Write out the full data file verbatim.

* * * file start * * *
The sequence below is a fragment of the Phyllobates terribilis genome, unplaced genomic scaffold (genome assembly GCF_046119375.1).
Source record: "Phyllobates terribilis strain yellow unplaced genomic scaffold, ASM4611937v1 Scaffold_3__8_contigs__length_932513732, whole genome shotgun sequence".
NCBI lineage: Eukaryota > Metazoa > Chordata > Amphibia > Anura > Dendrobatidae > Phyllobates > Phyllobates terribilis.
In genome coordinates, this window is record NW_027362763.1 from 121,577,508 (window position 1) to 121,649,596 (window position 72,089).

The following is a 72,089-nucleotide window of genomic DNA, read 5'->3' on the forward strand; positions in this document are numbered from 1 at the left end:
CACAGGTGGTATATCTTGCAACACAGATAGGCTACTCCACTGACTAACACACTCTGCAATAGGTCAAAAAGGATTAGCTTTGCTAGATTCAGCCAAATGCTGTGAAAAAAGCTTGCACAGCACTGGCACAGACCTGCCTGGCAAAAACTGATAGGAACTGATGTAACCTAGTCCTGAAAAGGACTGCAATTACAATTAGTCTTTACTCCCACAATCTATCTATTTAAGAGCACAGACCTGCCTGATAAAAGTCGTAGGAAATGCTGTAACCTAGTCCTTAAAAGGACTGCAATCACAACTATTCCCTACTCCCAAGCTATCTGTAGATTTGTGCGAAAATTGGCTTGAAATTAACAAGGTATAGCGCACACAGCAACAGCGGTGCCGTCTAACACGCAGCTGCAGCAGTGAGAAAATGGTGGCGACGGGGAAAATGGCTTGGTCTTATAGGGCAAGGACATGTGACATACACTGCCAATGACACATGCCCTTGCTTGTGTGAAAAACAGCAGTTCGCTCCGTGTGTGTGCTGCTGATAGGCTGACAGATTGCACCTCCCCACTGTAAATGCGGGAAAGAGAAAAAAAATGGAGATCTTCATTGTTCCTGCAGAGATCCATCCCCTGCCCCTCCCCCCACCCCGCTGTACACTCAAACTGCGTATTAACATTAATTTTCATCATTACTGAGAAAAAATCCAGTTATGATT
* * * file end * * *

The sequence below is a fragment of the Phyllobates terribilis genome, unplaced genomic scaffold (genome assembly GCF_046119375.1).
Source record: "Phyllobates terribilis strain yellow unplaced genomic scaffold, ASM4611937v1 Scaffold_3__8_contigs__length_932513732, whole genome shotgun sequence".
NCBI lineage: Eukaryota > Metazoa > Chordata > Amphibia > Anura > Dendrobatidae > Phyllobates > Phyllobates terribilis.
In genome coordinates, this window is record NW_027362763.1 from 121,577,508 (window position 1) to 121,649,596 (window position 72,089).

The following is a 72,089-nucleotide window of genomic DNA, read 5'->3' on the forward strand; positions in this document are numbered from 1 at the left end:
CACAGGTGGTATATCTTGCAACACAGATAGGCTACTCCACTGACTAACACACTCTGCAATAGGTCAAAAAGGATTAGCTTTGCTAGATTCAGCCAAATGCTGTGAAAAAAGCTTGCACAGCACTGGCACAGACCTGCCTGGCAAAAACTGATAGGAACTGATGTAACCTAGTCCTGAAAAGGACTGCAATTACAATTAGTCTTTACTCCCACAATCTATCTATTTAAGAGCACAGACCTGCCTGATAAAAGTCGTAGGAAATGCTGTAACCTAGTCCTTAAAAGGACTGCAATCACAACTATTCCCTACTCCCAAGCTATCTGTAGATTTGTGCGAAAATTGGCTTGAAATTAACAAGGTATAGCGCACACAGCAACAGCGGTGCCGTCTAACACGCAGCTGCAGCAGTGAGAAAATGGTGGCGACGGGGAAAATGGCTTGGTCTTATAGGGCAAGGACATGTGACATACACTGCCAATGACACATGCCCTTGCTTGTGTGAAAAACAGCAGTTCGCTCCGTGTGTGTGCTGCTGATAGGCTGACAGATTGCACCTCCCCACTGTAAATGCGGGAAAGAGAAAAAAAATGGAGATCTTCATTGTTCCTGCAGAGATCCATCCCCTGCCCCTCCCCCCACCCCGCTGTACACTCAAACTGCGTATTAACATTAATTTTCATCATTACTGAGAAAAAATCCAGTTATGATT